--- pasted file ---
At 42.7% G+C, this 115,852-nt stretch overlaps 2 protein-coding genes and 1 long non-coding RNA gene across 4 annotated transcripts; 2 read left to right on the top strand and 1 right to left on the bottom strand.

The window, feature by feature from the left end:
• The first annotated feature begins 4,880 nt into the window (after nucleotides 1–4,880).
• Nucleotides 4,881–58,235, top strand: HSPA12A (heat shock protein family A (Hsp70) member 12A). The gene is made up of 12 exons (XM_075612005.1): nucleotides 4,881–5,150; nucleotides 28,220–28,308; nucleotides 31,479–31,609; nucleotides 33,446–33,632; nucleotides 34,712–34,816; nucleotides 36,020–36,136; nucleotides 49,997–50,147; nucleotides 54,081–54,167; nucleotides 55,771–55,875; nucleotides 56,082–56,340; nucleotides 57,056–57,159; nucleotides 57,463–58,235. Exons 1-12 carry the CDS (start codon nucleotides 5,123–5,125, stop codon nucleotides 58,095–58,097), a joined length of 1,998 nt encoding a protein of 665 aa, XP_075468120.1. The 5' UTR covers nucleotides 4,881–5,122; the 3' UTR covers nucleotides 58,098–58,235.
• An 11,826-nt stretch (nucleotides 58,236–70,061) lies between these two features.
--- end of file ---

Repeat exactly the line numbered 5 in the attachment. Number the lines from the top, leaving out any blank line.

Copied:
• An 11,826-nt stretch (nucleotides 58,236–70,061) lies between these two features.